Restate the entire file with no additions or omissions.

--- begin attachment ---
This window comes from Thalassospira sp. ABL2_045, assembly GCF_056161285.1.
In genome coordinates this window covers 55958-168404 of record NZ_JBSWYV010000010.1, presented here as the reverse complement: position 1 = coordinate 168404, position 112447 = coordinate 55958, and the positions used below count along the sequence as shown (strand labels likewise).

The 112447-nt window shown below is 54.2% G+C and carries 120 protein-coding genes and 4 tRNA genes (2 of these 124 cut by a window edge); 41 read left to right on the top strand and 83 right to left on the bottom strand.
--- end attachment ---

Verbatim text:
This window comes from Thalassospira sp. ABL2_045, assembly GCF_056161285.1.
In genome coordinates this window covers 55958-168404 of record NZ_JBSWYV010000010.1, presented here as the reverse complement: position 1 = coordinate 168404, position 112447 = coordinate 55958, and the positions used below count along the sequence as shown (strand labels likewise).

The 112447-nt window shown below is 54.2% G+C and carries 120 protein-coding genes and 4 tRNA genes (2 of these 124 cut by a window edge); 41 read left to right on the top strand and 83 right to left on the bottom strand.